Props to President Obama for stepping up and finding a way for Warren to work in the White House and make the Consumer Financial Protection Agency happen!  The beginnings always prejudice the ends, so she’s in the right space, regardless of whether or not she can run the show.  Better to have a toe smasher than a tiptoe dancer protecting the financial futures of desperate families!

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Diplomats and Democracy Need Wikileaks: Tunisia Case Study!

Reuters+Tunisia+protesters+posters+480New Orleans As organizers we learn to accept the fact that even when our members don’t win exactly what they demanded, change often comes behind the lines of our demands, because of our active and aggressive pursuit of the issues:  a half-a-loaf cannot be won without a fight for the whole loaf.  But in the struggle for political change not every actor in the great drama of life can play the same role.  I would argue that what we are now witnessing in Tunisia is a case study of an emerging opportunity for popular change, maybe even an eventual people-driven democracy, that could not have been accomplished through diplomacy or persuasion of the contemporary powers of imperial America with our conflicted interests, but was triggered by new tools of internet transparency through the revealed cables by Wikileaks and its journalistic partners.

The State Department, Hilary Clinton, Eric Holder, and scores of others should properly continue to howl at the moon in protest at the affronts and embarrassments of Wikileaks, but they have to be celebrating the “people power” in Tunisia that was unleashed only by the release of their cables by Wikileaks and its buddies.  Lord knows they could never do this and have to suck up, lick legs, and apologize for every word of every cable, but they had better also be studying Tunisia and trying to figure out how to use the transparency tool in the future.  We need less of diplomats whispering to each other about corruption and the excesses of autocrats in fancy five star hotel barrooms and more of them figuring out how to slip the information and the solid goods of proof positive to activists with mad internet skills.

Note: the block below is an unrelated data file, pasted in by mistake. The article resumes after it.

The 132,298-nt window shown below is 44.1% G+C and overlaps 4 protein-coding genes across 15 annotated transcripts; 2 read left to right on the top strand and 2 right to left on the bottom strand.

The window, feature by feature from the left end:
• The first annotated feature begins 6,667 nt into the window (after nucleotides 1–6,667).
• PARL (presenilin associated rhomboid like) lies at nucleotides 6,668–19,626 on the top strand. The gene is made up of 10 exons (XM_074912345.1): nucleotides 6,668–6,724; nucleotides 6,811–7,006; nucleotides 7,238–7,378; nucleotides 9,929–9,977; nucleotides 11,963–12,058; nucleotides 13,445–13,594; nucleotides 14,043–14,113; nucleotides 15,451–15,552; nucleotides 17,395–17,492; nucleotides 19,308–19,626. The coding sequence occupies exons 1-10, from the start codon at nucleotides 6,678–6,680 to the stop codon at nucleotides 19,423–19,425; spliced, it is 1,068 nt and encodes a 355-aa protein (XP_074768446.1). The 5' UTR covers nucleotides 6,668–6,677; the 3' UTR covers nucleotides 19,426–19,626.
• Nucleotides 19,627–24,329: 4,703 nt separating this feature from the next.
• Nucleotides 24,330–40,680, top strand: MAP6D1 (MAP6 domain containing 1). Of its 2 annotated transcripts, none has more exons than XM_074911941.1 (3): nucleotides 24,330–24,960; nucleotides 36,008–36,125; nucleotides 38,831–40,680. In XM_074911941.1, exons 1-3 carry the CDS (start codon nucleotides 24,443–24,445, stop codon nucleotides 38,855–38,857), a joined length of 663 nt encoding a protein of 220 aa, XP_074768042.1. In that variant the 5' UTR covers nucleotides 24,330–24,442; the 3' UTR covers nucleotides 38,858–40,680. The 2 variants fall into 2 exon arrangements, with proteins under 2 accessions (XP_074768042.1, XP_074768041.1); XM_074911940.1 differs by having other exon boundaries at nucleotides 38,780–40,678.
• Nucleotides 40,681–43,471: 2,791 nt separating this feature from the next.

Some of the rallies were organized using Twitter and Facebook to get out the word.  That’s nice, but that’s not news.  The National Endowment for Democracy funded flash mobs and cell phone texting rallies for years all over Eastern Europe with abandon, even though in the name of leadership development or youth participation or whatever.  A filmmaker friend sent me a note about Facebook having moved to protect its users in Tunisia from discovery as the temperature heated up there in the wake of the Wikileaks revelations, which is something to LIKE!

The point is that everybody wants and might even be willing to do the right thing, if they have the facts and can move with the conviction of being morally right and therefore politically enabled.  We don’t need a George Bush set of wars for democracy, but we do need a politics and diplomacy that puts solid information in the hands of in-country organizers and activists which is even more powerful than bullets in the guns.

Nothing about the Wikileaks cables has yet shown that the State Department could find such real “freedom fighters” anymore than they could find their asses with two hands or keep their yaps shut in their messages back home to Foggy Bottom, but if they start really studying what is happening in the “Wikileaks Revolution” in Tunisia, maybe they could learn how to use some new tools, work with some different partners, and find a new way to advance the causes of democracy around the world from the bottom up for a change rather than from the top down one level, as the cables are showing over and over.